One reason I love working in the DEI (Diversity, Equity and Inclusion) field is because it continues to grow and evolve. It is exciting to consult and train in an area that does not remain stagnant, but brings new challenges each year.
One topic I have been really enjoying is the growing awareness and presence of nonbinary people and use of pronouns. In fact, last June, I got more LGBTQ Pride Month speaking requests for this topic than any other!
What is this all about? Simply put, all aspects of humanity are on a spectrum and not always one way of the other. Society in general for so long has insisted that someone is either a man or woman, is either male or female. In reality, many people deep in their core feel that are a combination of genders or no gender at all. A few years ago, this concept was referred to as “gender nonbinary,” but now the best terminology is simply “nonbinary.”
Here are some points and resources around nonbinary people:
1) There are different terms that some people use in place of nonbinary. They include Genderqueer and Gender Expansive.
2) Many nonbinary people use the pronoun “they” instead of identifying with he or she. If a nonbinary person lets you know that they use the pronoun “they,” it is respectful to then refer to them as “they” when talking about them.
3) Miriam-Webster’s Dictionary listed “they” used as singular non-gendered pronoun as their “word of the year” in 2019! Read the article here.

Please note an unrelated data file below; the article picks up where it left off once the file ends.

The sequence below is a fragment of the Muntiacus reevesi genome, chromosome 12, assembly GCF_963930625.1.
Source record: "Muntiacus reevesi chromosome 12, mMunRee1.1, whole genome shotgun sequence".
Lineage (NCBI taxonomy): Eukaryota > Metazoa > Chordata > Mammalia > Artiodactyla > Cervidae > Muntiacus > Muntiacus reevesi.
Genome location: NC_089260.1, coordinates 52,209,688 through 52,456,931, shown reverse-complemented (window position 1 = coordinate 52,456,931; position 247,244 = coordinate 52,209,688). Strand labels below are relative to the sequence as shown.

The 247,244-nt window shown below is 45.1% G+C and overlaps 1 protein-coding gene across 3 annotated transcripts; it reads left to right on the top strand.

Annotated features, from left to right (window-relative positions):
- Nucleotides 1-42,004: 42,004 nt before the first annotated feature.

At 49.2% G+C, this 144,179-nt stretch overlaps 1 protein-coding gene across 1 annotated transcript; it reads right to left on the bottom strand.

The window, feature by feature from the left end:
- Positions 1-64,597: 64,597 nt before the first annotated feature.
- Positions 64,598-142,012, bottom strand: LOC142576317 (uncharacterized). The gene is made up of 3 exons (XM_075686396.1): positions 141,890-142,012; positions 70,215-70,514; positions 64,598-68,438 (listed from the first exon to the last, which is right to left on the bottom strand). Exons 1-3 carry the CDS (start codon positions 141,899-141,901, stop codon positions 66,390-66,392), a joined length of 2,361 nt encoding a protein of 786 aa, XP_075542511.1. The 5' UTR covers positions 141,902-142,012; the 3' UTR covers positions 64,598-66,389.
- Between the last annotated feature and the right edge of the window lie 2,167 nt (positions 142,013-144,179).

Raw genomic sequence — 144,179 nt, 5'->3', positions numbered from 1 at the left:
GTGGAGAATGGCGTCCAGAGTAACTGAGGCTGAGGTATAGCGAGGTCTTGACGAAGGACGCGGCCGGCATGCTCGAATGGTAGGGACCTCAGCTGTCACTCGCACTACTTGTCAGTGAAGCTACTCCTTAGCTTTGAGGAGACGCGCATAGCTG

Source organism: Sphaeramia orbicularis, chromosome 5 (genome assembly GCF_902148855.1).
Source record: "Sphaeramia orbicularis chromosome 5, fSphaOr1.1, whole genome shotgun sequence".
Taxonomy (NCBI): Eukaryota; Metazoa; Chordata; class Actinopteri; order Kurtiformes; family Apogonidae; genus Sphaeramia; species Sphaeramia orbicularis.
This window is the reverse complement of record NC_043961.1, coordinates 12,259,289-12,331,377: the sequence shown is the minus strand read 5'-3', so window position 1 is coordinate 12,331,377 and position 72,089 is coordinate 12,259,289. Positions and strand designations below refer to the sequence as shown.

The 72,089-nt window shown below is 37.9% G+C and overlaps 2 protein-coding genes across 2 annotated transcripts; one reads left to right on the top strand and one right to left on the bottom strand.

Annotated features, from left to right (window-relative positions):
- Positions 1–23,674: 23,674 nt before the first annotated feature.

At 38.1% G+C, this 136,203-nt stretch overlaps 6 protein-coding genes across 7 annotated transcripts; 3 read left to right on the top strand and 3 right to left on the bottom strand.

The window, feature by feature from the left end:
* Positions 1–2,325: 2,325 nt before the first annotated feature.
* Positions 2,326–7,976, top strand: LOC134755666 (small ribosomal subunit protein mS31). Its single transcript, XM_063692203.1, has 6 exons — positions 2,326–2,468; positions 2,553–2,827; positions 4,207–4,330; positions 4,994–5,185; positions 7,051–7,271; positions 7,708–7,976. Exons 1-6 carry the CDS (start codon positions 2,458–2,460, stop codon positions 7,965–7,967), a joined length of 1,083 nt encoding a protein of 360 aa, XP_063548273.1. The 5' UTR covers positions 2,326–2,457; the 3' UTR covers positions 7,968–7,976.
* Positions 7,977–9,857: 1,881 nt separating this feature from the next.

4) The leading LGBTQ+ Workplace Advocacy organization Out and Equal Workplace Advocate makes available a comprehensive guide for use of pronouns in the workplace. This resource (link) is focused on practical guidance for implementing successful practices and norms around pronouns in the workplace.
5) Companies and organizations wanting to attract bright young talent need to make sure the language they use in recruiting and job postings are inclusive of nonbinary people and those who support them. Instead of using “he or she” when writing about job responsibilities, simply use “they.”
6) Even when speaking to an audience, starting off with “ladies and gentlemen” is not inclusive. It is better to address an audience with “Greetings distinguished guests” or “Hello everyone!” In her new book “Inclusive 360 – Proven Solutions for an Equitable Organization” (read my blog about this fantastic book), Bernadette Smith gives lots of advice for interacting with nonbinary employees and customers.
Bottom line – it is all about respect! There should be no difficulty in treating people and addressing people are they want to be treated and addressed.
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Do please be in touch ([email protected]) if I can provide a training session for your team on use of pronouns. I love speaking on this topic. Thanks! Stan Kimer (he / him)